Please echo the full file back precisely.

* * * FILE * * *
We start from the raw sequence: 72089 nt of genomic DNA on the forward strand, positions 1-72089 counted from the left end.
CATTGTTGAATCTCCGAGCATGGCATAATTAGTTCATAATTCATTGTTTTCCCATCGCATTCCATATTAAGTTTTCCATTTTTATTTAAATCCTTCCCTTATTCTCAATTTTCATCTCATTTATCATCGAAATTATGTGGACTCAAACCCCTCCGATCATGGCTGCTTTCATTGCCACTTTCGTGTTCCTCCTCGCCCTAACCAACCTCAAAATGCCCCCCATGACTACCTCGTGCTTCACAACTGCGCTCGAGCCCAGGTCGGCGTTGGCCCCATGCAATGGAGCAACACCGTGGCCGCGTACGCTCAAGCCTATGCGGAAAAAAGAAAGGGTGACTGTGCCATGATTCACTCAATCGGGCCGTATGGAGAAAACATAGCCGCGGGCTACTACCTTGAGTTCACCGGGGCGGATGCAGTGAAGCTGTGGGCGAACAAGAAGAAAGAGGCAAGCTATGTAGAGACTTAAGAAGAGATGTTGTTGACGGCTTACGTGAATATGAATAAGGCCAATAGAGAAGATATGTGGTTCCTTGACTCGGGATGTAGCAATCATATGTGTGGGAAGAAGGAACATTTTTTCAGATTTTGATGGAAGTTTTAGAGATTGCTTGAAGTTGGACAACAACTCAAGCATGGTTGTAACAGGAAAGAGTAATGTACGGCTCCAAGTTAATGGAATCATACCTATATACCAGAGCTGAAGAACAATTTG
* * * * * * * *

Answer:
We start from the raw sequence: 72089 nt of genomic DNA on the forward strand, positions 1-72089 counted from the left end.
CATTGTTGAATCTCCGAGCATGGCATAATTAGTTCATAATTCATTGTTTTCCCATCGCATTCCATATTAAGTTTTCCATTTTTATTTAAATCCTTCCCTTATTCTCAATTTTCATCTCATTTATCATCGAAATTATGTGGACTCAAACCCCTCCGATCATGGCTGCTTTCATTGCCACTTTCGTGTTCCTCCTCGCCCTAACCAACCTCAAAATGCCCCCCATGACTACCTCGTGCTTCACAACTGCGCTCGAGCCCAGGTCGGCGTTGGCCCCATGCAATGGAGCAACACCGTGGCCGCGTACGCTCAAGCCTATGCGGAAAAAAGAAAGGGTGACTGTGCCATGATTCACTCAATCGGGCCGTATGGAGAAAACATAGCCGCGGGCTACTACCTTGAGTTCACCGGGGCGGATGCAGTGAAGCTGTGGGCGAACAAGAAGAAAGAGGCAAGCTATGTAGAGACTTAAGAAGAGATGTTGTTGACGGCTTACGTGAATATGAATAAGGCCAATAGAGAAGATATGTGGTTCCTTGACTCGGGATGTAGCAATCATATGTGTGGGAAGAAGGAACATTTTTTCAGATTTTGATGGAAGTTTTAGAGATTGCTTGAAGTTGGACAACAACTCAAGCATGGTTGTAACAGGAAAGAGTAATGTACGGCTCCAAGTTAATGGAATCATACCTATATACCAGAGCTGAAGAACAATTTG